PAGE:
Now, on to the task at hand. Waltke has stated that women do have the “pastoring” gift (Waltke, 246), but that women are not allowed to actually “be a pastor” of a church. So women can’t be elders, pastors, nothing of that sort, that will allow them to be in leadership over men and lead men in church administration whatsoever.

Is there a problem with this view? YES! Simply put, Waltke is telling women that regardless of their gift, they can never serve in leadership. If a woman has the gift of “pastoring,” she can be a “Pastor’s Wife” and aid her husband---give him advice, make suggestions, etc. However, she could never be a Pastor--- UNLESS, in the minds of most conservatives (and yes, I’m being honest about my own background!), her husband is a pastor. She can be a “co-Pastor” IF and only IF her husband is a Pastor. Her gift will never place her over her, if she is a called Pastor, she cannot actually DO pastoral ministry unless her husband is also made a Pastor. Her giftedness and place in the body of Christ is dependent upon her husband’s.

What makes it worse is the fact that in many cases, wives cannot pastor (simply because their husbands do not feel called to pastoral ministry). But what about the lazy and slothful servant do we not understand (Matt. 25:24-30)? The wicked servant failed to use his talent---and he was punished eternally for so doing (Matt. 25:30). How can the church advocate that women, although possessing leadership gifts, disobey Christ and not use them...and then turn around and tell the women that they must obey Christ by being submissive to their husbands? How can they say, “Disobey Christ and obey Christ in this matter,” all at the same time in the same way???

Last but not least, what are the gifts for if they are not given to the church to be used? Paul answers this question:

“And He Himself gave some to be apostles, some prophets, some evangelists, and some pastors and teachers, FOR THE EQUIPPING OF THE SAINTS FOR THE WORK OF MINISTRY, FOR THE EDIFYING OF THE BODY OF CHRIST...”(Ephesians 4:11-12, NKJV)

The purpose of receiving the gifts is to use them. How then, is the church obeying Paul’s words here if women, no matter how great the pastoring ability, are not able to pastor churches? How can a woman lead with skill and diligence if she is sidelined or placed in the nursery, or given a young children’s Sunday school class? How will she “equip” the saints if she is supposed to watch over the flock of God...but told that she can only counsel and talk to young girls, teenage girls, young adult women, and elderly women instead? How is she pastoring and counseling effectively as an overseer if she can only “oversee” one half of the church congregation (that being, the women)???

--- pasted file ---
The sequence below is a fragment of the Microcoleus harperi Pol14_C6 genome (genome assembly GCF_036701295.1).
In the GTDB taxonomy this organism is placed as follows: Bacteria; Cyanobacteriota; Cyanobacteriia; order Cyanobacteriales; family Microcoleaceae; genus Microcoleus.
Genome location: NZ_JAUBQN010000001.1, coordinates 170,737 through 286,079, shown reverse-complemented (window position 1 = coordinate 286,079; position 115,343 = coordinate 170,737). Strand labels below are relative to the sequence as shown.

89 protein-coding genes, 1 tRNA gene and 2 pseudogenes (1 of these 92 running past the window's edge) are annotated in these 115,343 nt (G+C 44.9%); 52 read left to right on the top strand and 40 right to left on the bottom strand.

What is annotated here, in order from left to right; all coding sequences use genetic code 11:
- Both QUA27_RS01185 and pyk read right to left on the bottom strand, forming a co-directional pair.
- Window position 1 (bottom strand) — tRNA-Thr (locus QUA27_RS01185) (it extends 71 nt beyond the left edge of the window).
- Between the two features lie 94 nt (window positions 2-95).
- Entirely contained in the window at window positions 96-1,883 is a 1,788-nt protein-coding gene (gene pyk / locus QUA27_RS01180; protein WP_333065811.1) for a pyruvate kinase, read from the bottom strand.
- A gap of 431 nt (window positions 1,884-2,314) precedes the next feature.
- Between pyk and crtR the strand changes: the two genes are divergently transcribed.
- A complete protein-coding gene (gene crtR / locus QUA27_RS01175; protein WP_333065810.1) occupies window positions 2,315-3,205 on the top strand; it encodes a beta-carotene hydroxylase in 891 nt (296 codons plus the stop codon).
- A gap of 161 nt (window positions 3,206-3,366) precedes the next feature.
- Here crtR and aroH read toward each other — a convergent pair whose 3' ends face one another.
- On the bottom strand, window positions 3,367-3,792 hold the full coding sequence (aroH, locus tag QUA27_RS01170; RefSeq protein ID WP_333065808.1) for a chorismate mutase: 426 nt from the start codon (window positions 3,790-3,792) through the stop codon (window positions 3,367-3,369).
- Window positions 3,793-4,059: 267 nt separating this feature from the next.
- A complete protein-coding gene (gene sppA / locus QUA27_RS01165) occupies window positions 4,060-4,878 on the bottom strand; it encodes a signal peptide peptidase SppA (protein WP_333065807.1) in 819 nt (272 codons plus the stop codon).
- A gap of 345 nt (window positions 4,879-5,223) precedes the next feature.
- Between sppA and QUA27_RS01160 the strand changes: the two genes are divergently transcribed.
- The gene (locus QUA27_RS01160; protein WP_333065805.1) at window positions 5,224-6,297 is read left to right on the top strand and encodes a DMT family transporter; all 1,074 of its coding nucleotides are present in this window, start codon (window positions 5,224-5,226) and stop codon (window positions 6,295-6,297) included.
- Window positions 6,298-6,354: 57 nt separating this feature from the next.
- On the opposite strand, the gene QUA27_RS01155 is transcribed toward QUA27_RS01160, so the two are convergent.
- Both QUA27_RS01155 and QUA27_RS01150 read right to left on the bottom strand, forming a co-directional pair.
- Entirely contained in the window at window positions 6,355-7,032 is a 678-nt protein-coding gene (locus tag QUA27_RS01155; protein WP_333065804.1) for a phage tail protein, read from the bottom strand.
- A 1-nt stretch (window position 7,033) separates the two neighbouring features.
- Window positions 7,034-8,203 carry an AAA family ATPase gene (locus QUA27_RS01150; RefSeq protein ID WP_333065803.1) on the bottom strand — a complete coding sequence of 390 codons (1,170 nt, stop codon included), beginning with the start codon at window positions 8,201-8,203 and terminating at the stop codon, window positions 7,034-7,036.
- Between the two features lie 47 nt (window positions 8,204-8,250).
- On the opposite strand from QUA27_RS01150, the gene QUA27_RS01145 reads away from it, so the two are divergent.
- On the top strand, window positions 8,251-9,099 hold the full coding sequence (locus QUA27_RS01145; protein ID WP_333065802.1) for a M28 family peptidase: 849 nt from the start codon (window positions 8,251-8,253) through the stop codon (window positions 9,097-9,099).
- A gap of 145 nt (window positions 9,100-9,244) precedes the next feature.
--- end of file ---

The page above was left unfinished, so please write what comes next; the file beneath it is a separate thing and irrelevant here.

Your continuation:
In 1 Corinthians, Paul talks about the necessity of all gifts and abilities within the church:

“And the eye cannot say to the hand, ‘I have no need of you’; nor again the head to the feet, ‘I have no need of you.’ No. much rather, those members of the body which seem to be weaker are necessary...God composed the body, having given greater honor to that part which lacks it, that THERE SHOULD BE NO SCHISM IN THE BODY, but that the members should have the same care for one another” (1 Cor. 12:21-25).

Paul instructs the congregation that EVERY PART (i.e., EVERY GIFT in the context of the chapter itself) is needed in the body of Christ. If this is true, then women and their pastoring abilities are NEEDED in the body of Christ. Women who are called to pastor, for example, are needed in the pastoring role so they can implement God’s will for His church through their gift.

If the foot is amputated, how can the foot help a person walk from place to place? A person cannot have their foot amputated and still say, “That’s my is effective in helping me travel.” Humans understand that if we have a body part that we call our own, there is something that it should do for us. In the same way, if we have women in our churches who are called to pastor, they should be allowed to pastor. Why would God give them a gift and then tell them to not use it? It seems that when one follows the complementarian logic, God begins to contradict Himself---which is one clear sign that we should not listen to the complementarian nonsense...